DODGERS STILL ALIVE, BUT JUST BARELY PADRES WIN PUTS L.A. CLOSE TO ELIMINATION DODGERS 4, PITTSBURGH 3.
At 7:36 p.m. Friday at Dodger Stadium, the introduction of the Dodgers' starting lineup was met mostly with polite applause. Exactly 27 people occupied the section directly behind the Dodger dugout.
In an atmosphere usually reserved for Kansas City, Colorado and other traditional outposts known for September ambivalence, the Dodgers returned home from a road trip to find that their city seemingly had moved on. Most likely, only the allure of postgame fireworks allowed the crowd size to become fairly sizable.
The only formality left was for the Dodgers to be officially eliminated from the playoff race, but they staved off that with a 4-3 victory over Pittsburgh in front of a quite generously announced 40,170.
First-place San Diego beat Arizona on Friday night. With nine games remaining, one more Dodgers loss or one more San Diego victory will eliminate the Dodgers from the National League West race.
``It's tough, but we have to go out there and get through it,'' said pitcher D.J. Houlton, who earned the victory. ``There's still some stuff to play for, like pride. It's tough, but we have to go about our business as usual.''
Here's all it will take for the Dodgers to force a one-game playoff for the division title: the Dodgers finish 9-0, the Padres finish 0-9 and San Francisco loses the five games it doesn't play against the Padres.
This won't be the least successful team in Los Angeles Dodgers history, as the 1992 squad went 63-99 to control that dubious distinction, but it very well could be the second worst. The Dodgers have 85 losses and could be just the second team in L.A. history to lose 90 games.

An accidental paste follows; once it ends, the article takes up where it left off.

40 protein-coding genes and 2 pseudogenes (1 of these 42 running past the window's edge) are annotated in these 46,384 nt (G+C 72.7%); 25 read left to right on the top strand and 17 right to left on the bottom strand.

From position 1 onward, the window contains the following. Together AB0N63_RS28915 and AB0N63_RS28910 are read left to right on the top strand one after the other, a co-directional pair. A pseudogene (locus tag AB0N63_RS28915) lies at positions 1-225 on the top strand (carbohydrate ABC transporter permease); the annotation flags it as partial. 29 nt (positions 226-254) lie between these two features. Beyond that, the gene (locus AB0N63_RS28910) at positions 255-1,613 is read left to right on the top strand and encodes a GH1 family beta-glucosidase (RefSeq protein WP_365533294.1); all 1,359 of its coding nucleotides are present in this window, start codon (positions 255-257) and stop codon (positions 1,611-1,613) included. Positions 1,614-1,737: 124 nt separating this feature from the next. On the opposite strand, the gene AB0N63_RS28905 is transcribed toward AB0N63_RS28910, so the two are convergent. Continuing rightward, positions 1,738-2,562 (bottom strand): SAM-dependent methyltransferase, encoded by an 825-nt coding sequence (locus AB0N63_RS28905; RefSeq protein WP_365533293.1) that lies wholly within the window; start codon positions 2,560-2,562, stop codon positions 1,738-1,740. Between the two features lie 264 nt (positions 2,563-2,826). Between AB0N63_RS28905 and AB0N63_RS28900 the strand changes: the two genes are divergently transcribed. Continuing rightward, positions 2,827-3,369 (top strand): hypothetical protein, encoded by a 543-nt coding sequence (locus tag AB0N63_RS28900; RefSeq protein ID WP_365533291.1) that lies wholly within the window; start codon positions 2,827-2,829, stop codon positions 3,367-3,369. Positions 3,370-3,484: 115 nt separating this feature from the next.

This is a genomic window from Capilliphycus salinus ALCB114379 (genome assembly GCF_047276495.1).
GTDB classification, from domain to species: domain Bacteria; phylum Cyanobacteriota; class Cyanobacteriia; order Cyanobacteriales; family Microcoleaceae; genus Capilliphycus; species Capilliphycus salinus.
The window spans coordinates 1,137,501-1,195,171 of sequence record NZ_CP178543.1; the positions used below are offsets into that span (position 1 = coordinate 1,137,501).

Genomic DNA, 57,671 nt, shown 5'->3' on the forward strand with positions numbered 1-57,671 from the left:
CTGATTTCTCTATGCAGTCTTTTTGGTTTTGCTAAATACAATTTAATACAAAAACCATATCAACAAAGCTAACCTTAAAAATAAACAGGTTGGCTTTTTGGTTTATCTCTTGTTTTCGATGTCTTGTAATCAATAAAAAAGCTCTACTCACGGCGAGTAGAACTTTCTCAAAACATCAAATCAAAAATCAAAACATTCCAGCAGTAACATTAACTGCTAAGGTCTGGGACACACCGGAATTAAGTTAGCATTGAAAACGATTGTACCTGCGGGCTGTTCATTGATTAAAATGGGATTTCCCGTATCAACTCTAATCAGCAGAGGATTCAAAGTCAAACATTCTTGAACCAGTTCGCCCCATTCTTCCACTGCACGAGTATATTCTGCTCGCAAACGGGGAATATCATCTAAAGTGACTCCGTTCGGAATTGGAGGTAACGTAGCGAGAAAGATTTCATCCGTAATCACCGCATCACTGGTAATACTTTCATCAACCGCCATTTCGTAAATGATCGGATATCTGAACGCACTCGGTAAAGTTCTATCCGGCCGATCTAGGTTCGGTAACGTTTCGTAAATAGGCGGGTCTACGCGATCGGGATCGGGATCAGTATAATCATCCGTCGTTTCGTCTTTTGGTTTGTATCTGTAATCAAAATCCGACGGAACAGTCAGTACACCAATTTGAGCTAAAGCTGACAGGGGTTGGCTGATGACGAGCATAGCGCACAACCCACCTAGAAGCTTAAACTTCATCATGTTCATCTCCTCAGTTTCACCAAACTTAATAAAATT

Regardless, this season will end in disappointment for the Dodgers, who won a division title last year but this season have dealt with serious injuries and an approximate $81-million payroll that was millions below the threshold Frank McCourt promised to maintain when he bought the team.
Things went well enough for the Dodgers on Friday. Houlton (6-9) threw six solid innings for just his second victory since June 27 and the Dodgers won with a three-run rally in the sixth.
``We got some big two-out hits,'' manager Jim Tracy said.
After Freddy Sanchez's third-inning home run, which gave Pittsburgh a 2-1 lead, Houlton retired nine of the final 10 batters he faced, with the only runner, Ryan Doumit, erased on a double play.
Houlton lasted six innings and allowed two runs on four hits. He was lifted for a pinch hitter in the sixth, when the Dodgers rallied to take the lead against Pirates rookie starter Paul Maholm (2-1).
Rich Hammond, (818) 713-3611
photo, 4 boxes
Willy Aybar scores the Dodgers' first run in Friday's game.
Hans Gutknecht/Staff Photographer
(1) DODGERS vs. PITTSBURGH
- Rich Hammond
(3) GAME RECAP
(4) HOW THE RUNS SCORED